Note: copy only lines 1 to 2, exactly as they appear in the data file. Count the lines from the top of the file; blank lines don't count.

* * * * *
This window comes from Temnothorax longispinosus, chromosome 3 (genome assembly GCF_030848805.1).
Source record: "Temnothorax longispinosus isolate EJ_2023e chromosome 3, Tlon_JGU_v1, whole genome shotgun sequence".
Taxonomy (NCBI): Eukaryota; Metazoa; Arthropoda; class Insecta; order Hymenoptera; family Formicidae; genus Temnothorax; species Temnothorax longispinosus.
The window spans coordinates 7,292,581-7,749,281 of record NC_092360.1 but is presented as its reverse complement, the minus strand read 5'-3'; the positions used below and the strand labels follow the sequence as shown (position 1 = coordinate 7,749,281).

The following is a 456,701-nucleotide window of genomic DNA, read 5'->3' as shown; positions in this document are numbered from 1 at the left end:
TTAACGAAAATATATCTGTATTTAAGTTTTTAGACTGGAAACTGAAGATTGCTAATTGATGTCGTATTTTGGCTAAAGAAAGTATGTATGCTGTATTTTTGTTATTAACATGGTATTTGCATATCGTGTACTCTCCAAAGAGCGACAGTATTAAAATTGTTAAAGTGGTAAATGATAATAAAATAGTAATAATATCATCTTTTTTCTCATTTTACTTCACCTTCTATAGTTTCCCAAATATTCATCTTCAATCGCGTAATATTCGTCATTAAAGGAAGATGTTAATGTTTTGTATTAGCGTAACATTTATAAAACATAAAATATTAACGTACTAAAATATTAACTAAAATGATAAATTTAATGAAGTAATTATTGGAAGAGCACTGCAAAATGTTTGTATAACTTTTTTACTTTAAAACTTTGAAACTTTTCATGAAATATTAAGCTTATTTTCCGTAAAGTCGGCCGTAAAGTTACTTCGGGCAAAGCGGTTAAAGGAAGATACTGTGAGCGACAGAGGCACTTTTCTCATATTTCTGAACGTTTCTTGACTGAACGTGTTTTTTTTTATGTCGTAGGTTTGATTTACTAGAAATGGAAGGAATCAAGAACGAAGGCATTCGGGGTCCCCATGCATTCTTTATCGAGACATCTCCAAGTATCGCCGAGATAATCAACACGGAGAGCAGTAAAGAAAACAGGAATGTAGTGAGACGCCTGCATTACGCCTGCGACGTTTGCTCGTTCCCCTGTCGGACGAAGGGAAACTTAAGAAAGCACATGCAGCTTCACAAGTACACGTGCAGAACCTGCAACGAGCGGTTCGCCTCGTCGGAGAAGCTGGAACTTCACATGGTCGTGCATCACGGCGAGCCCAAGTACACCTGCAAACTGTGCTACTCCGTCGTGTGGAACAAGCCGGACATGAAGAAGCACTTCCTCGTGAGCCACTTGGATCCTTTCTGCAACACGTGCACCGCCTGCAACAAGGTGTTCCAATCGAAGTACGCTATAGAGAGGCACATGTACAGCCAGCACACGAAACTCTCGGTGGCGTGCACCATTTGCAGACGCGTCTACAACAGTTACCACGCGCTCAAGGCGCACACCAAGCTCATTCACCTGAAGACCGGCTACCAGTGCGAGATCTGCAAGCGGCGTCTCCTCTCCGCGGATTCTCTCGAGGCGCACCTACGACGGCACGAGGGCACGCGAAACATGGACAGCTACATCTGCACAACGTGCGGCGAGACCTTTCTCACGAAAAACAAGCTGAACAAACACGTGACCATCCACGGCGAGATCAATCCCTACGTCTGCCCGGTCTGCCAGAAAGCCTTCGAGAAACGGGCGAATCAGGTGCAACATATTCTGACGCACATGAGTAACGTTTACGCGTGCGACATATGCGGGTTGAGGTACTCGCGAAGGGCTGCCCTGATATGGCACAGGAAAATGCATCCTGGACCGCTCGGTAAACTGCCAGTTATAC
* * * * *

This window comes from Temnothorax longispinosus, chromosome 3 (genome assembly GCF_030848805.1).
Source record: "Temnothorax longispinosus isolate EJ_2023e chromosome 3, Tlon_JGU_v1, whole genome shotgun sequence".